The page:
A weekend romp for four middle-aged buddies devolves into a drug-fueled, suicidal hell in Mark Pellington’s ill-conceived and executed “I Melt With You,” a work of extreme self-indulgence that would benefit from the hand of a firm producer and editor if Magnolia (which acquired theatrical rights at Sundance) is to make it commercially viable. Despite the thesping power of Thomas Jane, Jeremy Piven, Rob Lowe and Christian McKay, pic figures to be a tough play on screens of any size.
“Words are tools,” teacher and failed author Richard (Jane) tells his students at the pic’s beginning, edited to link him with stressed-out equities trader Ron (Piven), corrupt doctor Jonathan (Lowe) and aimless Tim (McKay) just before they meet up at a swanky rental house on the Big Sur coast for their annual reunion. Words soon begin to overflow in the establishing scenes of Glenn Porter’s script, though they’re handled as overlapping, nearly inaudible chatter that keeps the viewer at arm’s length from these cocky-sounding guys, all 44 years old and friends from the same unnamed university.
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What does come through is that Richard loves the Sex Pistols (he plays them full-blast on the stereo) and says he’s “tired of cynical artists.” Even before Jonathan — the last to arrive — comes armed with a long weekend’s supply of drugs, the guys have already snorted more than enough coke; seldom has a film with a major Hollywood profile depicted so much rampant, constant drug consumption in scenes that play out at extended length, contributing to a film that’s at least 30 minutes too long.
Like the male circle in John Cassavetes’ “Husbands,” this group is hard to get to know; it may only hit the viewer later that these individuals aren’t really worth getting to know. The ultra-male-centric banter runs to the level of “The word ‘cock’ isn’t funny, but ‘schlong’ is,” and may lead the observer to wonder why Richard says of their annual reunion: “I look forward to this, I need it, it’s like Christmas in May.”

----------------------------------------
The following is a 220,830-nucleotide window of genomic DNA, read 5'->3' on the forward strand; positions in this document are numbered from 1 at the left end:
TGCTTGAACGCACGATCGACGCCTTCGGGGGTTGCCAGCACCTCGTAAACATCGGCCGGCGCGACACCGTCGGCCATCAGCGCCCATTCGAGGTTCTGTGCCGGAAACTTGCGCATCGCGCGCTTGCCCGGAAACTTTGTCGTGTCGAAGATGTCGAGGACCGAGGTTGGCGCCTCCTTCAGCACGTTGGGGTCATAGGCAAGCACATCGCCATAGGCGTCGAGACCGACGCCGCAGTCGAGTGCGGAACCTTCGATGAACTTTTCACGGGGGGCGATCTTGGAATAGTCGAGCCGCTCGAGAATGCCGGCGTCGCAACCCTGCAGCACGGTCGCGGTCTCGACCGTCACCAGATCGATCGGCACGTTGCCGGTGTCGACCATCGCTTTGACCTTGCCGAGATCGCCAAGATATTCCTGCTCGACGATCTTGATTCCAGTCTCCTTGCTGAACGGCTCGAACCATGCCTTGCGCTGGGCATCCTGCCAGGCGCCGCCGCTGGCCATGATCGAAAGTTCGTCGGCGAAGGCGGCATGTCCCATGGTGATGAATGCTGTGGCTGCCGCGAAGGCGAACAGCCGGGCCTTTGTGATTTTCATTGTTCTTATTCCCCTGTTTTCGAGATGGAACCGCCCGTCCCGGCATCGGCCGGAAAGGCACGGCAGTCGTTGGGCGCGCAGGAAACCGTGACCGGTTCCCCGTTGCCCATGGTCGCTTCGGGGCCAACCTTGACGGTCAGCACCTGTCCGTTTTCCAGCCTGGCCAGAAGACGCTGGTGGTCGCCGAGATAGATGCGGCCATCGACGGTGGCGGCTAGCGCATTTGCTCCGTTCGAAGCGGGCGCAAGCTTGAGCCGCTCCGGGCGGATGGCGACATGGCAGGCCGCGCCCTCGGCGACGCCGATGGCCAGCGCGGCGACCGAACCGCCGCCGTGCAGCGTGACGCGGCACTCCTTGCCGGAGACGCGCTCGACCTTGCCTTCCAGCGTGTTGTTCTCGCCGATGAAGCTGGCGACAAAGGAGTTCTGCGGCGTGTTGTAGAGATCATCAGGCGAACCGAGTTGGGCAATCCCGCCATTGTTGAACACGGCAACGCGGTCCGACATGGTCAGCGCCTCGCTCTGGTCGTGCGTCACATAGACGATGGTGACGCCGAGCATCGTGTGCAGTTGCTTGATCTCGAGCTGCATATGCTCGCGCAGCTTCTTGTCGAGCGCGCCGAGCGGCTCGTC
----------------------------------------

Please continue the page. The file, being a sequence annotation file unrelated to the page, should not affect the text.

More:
In between skinny-dipping in the ocean and rolling down the nearby sand dunes, Tim seems to be the one in the group most willing to press for some honest reflection. He’s also the most emotionally vulnerable, as revealed during an all-night party involving some young locals, including seductive Raven (Sasha Grey), whom he joins for a weirdly tear-filled bedroom threesome.
The second half of “I Melt With You,” unlike the careening drugginess of the first section, succumbs to several contrived scenarios that elicit unintended laughter. Tragedy befalls one of the characters, triggering a soul-baring session that pushes the remaining trio into emotional and psychological realms quite out of character.
More problematic is the sudden presence of local cop Officer Boyd (Carla Gugino), whose sheer nosiness would be the stuff of comedy in a less grimly concocted scenario. Porter’s screenplay uses Boyd as a deus ex machina for what plot exists, and even as the film reaches a ridiculous, seemingly endless finale, the heightened tension at least feels a bit more in line with Pellington’s best films, such as “Arlington Road.”
Jane and Piven have created far more indelible contemporary American male characters on HBO (“Hung” and “Entourage,” respectively) than they do here, while McKay never truly feels a part of this group. Lowe, appearing worn and aged, aims for the kind of emotionally naked performance meant to recalibrate his career.
As always with a Pellington film, the tech package is top-flight, powered by Eric Schmidt’s sleek widescreen vid lensing; Ian Sebastian Kasnoff’s production design, whic contrasts spacious interiors with wild coastal outdoors; and a brooding score by music team Tomandandy paired with Liza Richardson’s ace music supervision.